With great enthusiasm and devotion, hundreds of Salvadoran families gathered for a March 24 Mass at the Sacred Heart Shrine in Washington to celebrate the feast of St. Oscar Romero, bishop and martyr from El Salvador.
During the mass, the faithful thanked Cardinal Wilton Gregory, archbishop of Washington, for the support that he provides to the Hispanic community. Auxiliary Bishop Evelio Menjívar, believed to be the first Salvadoran bishop appointed in the United States, was officially received by the parishioners. Bishop Oswaldo Escobar of Chalatenango, El Salvador also concelebrated the Eucharist.
Despite the persistent rain and freezing temperatures, many faithful of different ages attended the celebration wearing El Salvadoran traditional costumes, carrying images of St. Oscar Romero and lighting candles in memory of the more than 75,000 people who died during the Salvadoran civil war in the 1970s.
Beside the Spanish-speaking parishioners, the celebration was also attended by representatives of the communities of Brazil, Vietnam, U.S. and Haiti, as well as priests from different parishes of the archdiocese.
In his homily, Bishop Menjívar talked about the pastoral legacy of St. Romero and the importance of always being on the side of the poor, those who suffer, those who cry out for justice and those who defend life.
“Today, the legacy of St. Romero is still valid. He was a shepherd of the Church with the smell of sheep. With his example, he showed us the way to holiness, to live in community and not be indifferent to the pain of others. He was brave as our immigrant community in the United States is now, who always raises his arms to ask God to show him the path to justice, love, and truth,” said Bishop Menjívar.
Bishop Menjívar also mentioned Bishop Escobar’s book “Romereando por Chalatenango,” which describes the human side of St. Romero and reflects on the important contributions of the Hispanic faithful – especially Salvadorans – who not only contribute the development of a country that generously opened its doors to them.
“I feel proud to be Hispanic. We never stand still before problems; we always go out with a lot of faith and courage in search of solutions and offer our help to solve the problems. The example of St. Romero tells us that God is the strength, vitality, and inspiration to be good Christians who seek holiness,” said Bishop Menjívar.
The presence of 21 Hispanic members of the Knights of Columbus-St. Oscar Romero, who belong to the Sacred Heart parish, was mentioned during the Mass.
They are third degree knights who carry out tasks of humanitarian assistance, community development, support in youth training tasks and participate in evangelization programs. Soon, all will be promoted to the fourth degree, which will mean an important support for the pastoral work of the Sacred Heart Parish.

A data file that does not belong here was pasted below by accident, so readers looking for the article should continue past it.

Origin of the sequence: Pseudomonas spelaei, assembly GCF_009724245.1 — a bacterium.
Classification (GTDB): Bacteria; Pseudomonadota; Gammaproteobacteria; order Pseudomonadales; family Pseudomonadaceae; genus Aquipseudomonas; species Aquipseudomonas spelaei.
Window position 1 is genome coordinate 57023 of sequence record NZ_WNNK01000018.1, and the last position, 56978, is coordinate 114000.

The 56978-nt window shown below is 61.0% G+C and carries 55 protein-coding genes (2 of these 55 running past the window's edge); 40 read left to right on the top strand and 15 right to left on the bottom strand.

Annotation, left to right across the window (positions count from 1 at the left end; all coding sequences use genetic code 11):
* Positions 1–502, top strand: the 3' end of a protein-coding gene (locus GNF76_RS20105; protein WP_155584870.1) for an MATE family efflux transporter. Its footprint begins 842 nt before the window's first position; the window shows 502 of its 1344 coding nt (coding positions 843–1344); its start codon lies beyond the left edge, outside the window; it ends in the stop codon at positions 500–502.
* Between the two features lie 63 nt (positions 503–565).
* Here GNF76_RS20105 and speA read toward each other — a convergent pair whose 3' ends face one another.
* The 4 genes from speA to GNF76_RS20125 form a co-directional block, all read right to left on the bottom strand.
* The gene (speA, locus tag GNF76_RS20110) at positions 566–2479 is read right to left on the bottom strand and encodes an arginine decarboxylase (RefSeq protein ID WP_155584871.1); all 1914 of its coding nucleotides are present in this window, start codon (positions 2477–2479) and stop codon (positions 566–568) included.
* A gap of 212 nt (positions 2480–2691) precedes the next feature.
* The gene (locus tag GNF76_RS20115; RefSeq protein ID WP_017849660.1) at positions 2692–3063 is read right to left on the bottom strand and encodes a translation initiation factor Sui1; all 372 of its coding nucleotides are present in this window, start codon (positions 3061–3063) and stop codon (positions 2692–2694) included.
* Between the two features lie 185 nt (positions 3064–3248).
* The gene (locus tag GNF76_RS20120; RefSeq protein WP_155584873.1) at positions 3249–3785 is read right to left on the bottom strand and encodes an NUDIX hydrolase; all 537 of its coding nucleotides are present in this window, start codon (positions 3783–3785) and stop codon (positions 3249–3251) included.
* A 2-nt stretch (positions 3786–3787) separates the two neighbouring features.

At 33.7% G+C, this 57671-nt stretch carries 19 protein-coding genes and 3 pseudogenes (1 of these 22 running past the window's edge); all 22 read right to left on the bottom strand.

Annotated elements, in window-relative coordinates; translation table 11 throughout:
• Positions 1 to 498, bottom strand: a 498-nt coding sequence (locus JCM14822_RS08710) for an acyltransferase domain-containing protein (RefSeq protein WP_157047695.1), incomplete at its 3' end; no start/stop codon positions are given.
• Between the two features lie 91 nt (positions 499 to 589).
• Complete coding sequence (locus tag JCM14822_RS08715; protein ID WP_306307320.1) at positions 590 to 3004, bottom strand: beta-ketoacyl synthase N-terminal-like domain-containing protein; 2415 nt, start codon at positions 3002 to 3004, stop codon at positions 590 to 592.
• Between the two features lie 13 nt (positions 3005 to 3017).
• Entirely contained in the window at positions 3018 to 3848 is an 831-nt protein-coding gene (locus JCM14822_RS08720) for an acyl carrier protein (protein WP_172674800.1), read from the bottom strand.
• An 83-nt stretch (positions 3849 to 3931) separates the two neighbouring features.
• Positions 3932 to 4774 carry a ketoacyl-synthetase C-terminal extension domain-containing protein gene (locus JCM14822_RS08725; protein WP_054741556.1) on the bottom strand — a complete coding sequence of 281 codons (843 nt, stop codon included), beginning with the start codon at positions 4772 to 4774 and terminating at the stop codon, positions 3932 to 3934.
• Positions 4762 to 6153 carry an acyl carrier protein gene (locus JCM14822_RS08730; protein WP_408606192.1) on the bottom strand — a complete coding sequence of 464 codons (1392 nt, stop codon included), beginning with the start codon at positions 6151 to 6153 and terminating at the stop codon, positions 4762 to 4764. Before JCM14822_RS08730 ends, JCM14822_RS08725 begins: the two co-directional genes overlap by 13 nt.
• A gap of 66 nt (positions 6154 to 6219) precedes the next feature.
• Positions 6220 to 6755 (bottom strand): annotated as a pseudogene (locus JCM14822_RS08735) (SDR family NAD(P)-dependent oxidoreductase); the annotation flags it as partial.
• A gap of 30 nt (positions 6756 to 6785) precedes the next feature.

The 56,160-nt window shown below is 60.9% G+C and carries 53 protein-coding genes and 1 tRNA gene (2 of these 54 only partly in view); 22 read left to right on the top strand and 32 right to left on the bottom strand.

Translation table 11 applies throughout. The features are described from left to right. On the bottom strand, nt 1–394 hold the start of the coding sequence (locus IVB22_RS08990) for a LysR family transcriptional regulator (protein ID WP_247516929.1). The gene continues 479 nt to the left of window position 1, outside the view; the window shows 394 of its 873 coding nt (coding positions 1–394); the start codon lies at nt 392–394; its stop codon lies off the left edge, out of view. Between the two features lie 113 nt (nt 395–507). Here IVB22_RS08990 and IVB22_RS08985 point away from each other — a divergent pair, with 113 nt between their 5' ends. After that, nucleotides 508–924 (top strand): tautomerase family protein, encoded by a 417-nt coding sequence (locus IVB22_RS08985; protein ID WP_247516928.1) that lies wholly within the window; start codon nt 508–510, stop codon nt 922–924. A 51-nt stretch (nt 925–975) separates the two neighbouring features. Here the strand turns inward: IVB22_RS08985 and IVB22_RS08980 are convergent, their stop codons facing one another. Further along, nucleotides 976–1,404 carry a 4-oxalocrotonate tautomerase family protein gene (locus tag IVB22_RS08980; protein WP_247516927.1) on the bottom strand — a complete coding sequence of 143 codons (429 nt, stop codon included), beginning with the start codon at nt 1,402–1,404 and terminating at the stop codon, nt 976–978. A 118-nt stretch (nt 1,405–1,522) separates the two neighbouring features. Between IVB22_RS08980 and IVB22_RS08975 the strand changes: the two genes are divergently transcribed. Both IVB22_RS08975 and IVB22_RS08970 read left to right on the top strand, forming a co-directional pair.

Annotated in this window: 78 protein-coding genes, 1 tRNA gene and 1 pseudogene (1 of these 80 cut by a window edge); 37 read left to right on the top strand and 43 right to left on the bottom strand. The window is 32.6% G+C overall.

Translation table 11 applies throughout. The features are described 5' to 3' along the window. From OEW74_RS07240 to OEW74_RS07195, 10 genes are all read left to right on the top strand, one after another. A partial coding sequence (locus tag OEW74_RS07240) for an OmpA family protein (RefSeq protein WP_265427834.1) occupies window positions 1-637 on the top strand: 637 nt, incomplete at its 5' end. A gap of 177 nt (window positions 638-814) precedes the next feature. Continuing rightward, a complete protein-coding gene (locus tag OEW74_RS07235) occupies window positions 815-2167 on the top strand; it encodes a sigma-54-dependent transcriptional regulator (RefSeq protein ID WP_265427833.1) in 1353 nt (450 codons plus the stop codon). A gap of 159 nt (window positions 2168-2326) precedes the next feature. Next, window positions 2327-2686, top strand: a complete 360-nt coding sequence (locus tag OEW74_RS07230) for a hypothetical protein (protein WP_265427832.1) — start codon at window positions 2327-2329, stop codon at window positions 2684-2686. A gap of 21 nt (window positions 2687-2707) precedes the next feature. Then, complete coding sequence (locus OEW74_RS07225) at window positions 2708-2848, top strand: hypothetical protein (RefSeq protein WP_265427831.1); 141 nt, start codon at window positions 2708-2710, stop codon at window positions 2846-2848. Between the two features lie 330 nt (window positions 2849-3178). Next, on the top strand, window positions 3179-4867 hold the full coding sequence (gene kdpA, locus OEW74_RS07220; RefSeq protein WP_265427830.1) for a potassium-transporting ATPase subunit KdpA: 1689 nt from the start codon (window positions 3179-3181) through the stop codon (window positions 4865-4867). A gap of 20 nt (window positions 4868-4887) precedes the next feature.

“The Knights of Columbus, founded in 1882, currently has close to two million members around the world and, at this moment, we are helping a group of Central American brothers in the repair of the parish’s benches,” said Willians Castillo, a Hispanic member and formator of the Knights of Columbus in Maryland.
After the Mass, Bishops Menjívar and Escobar shared drinks, pupusas and pork rinds with Salvadorans residing in Washington’s Mount Pleasant neighborhood.
Carmen Lara, president of the Catholic organization “Casa Betania”, oversaw the preparation of the typical Salvadoran dishes. “For years, our organization has financially helped the Diocese of Chalatenango in the maintenance of social works, especially for single mothers, the elderly and abandoned children. Today we have donated the food so that all the faithful can share with their priests and bishops that they always smell like sheep,” commented Lara.
The book of Bishop Escobar “Romereando por Chalatenango” mainly describes the human side of St. Romero, such as when he stopped to have a cup of coffee and eat a cake with the farmers, or when he stopped to observe the beautiful landscape of the place, taking advantage of the fact that the bus that transported them had broken down.
Although there is abundant literature on St. Romero and his theological, political, and historical vision, Bishop Escobar in his book tried to show the human side of a shepherd and the People of God, especially in the bloodiest moments of the Salvadoran conflict.
St. Romero used to speak in those years about the much ignored and hit region of Chalatenango, during his radio show and in articles highlighting crimes in remote corners that no one paid much attention to, calling for justice for murdered catechists and other ministers. Catholics, priests and religious were dismembered and disfigured in El Salvador in the 1970s and 1980s.
“Nobody has loved Chalatenango more than St. Romero,” the bishop said in his book. Bishop Escobar in October, 2018 was able to fulfill his dream to attend the first canonization ceremony for a Salvadoran saint at the Vatican.
St. Romero was serving as the archbishop of San Salvador when he was assassinated on March 24, 1980, during the Salvadoran civil war, by an unknown sniper while celebrating Mass in the chapel of La Divina Providencia Cancer Hospital in San Salvador.
A report by the United Nations’ Truth Commission, which investigated human rights violations during the Salvadoran war (1980-1992), found that former Army major and founder of the right-wing Alianza Republicana Nacionalista (ARENA) party, Roberto D’Aubuisson, gave the order to assassinate Monsignor Romero.